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Legal situation of used software: Legal purchase and sale

The legal situation regarding the purchase of used software from usedSoft is clear. According to the European Court of Justice, the purchase is legal. Press release No. 94/12 on the verdict in case C-128/11 of the European Court of Justice (ECJ) states:

“An author of software cannot oppose the resale of his ‘used’ licences allowing the use of his programs downloaded from the internet ”

With its ruling, the ECJ, as the highest judicial body of the European Union, has provided final clarity and declared the trade in second-hand computer programs to be lawful in principle. The ECJ also ruled that second-hand software trading is permissible even if the software is transferred online.

Legal clarity

The European Court of Justice has provided clarity with its ruling. Trade in second-hand software is legal. And, by the way, it is also permissible if the software is transferred online.

Volume licences

Volume licences can also be resold individually. This is because it already follows from the ECJ ruling usedSoft/Oracle that the so-called “exhaustion” occurs for each individual programme that is purchased.

Principle of exhaustion

The basis for trading in second-hand software

The so-called principle of exhaustion is enshrined in the Copyright Act and states that the author’s right of distribution is exhausted as soon as he has put his work on the market for the first time. This means that after the sale, he can no longer determine which further route the work takes, and the first purchaser can decide whether and to whom he resells it without the consent of the producer.

The principle of exhaustion also applies to software.

The producer can only profit once from the sale of his product. Contractual clauses with which software manufacturers want to restrict trade in used software licences are not compatible with the basic idea of the principle of exhaustion and are therefore generally invalid.

Each individual software licence from a volume licensing agreement also falls under the exhaustion principle and may therefore be resold individually.

Important rulings

ECJ’s judgement provides for legal certainty throughout the entire European Union.

The European Court of Justice (ECJ), the uppermost legal body of the European Union, provided for final clarity with its judgement and declared trade in used computer programs to be fundamentally legitimate.The ECJ also ruled that the trade in used software is also permitted with software transferred online. The ECJ’s ruling should also be applied to volume licences and their splitting-up. The Higher Regional Court of Frankfurt (Germany) confirmed this in proceedings between Adobe and usedSoft.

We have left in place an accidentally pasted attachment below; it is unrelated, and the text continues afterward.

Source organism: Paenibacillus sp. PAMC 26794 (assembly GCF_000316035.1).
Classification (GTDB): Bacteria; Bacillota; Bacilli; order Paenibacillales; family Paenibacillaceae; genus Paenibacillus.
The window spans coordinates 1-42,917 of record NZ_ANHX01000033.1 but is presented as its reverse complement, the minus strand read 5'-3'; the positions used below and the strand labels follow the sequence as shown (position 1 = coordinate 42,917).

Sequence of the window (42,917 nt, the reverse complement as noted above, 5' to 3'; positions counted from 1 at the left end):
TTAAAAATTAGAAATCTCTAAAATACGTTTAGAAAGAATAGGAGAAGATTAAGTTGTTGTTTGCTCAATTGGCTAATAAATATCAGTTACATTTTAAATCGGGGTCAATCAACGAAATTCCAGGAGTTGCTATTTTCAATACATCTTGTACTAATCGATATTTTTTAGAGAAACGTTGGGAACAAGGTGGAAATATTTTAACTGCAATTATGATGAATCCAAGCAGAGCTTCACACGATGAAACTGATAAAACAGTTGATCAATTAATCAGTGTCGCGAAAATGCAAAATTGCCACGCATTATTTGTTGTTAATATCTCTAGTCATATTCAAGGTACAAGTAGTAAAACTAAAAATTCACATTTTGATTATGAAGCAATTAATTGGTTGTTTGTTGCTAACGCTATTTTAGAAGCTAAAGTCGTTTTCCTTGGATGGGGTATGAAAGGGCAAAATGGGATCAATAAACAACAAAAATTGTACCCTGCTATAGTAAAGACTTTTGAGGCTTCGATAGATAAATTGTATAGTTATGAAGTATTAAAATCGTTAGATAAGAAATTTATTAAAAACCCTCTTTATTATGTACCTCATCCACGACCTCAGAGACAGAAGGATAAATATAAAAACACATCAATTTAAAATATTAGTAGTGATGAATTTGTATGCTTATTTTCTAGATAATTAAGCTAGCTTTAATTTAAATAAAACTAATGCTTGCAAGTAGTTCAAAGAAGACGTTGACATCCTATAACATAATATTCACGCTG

In justifying their verdict, the 13 judges of the Grand Chamber clearly stated that the principle of exhaustion applies to each initial sale of software. The Court even decreed that second purchasers may even download the software from the manufacturer again with licences transferred online. “Furthermore, the exhaustion of the right of distribution extends to the version of the copy of the program upgraded and updated by the owner of the copyright,” according to the European Court of Justice. The Court therefore went further than the concluding opinion of the ECJ Advocate General on 24 April 2012.

Volume licensing and the splitting-up of licences is also legal.

In a later judgement by the Higher Regional Court in Frankfurt am Main in proceedings between Adobe and usedSoft, the further consequences of the ECJ judgement were impressively confirmed: the Higher Regional Court in Frankfurt namely decreed that the ECJ’s judgement should also be applied to volume licensing agreements and the splitting-up of these licences. Germany’s Federal Supreme Court fully dismissed an appeal from Adobe on 11 December 2014 (case I ZR 8/13). That represented the final confirmation for the ruling from the Frankfurt Higher Regional Court.

Read more in our FAQ.

More information:
Press release by the ECJ (PDF)

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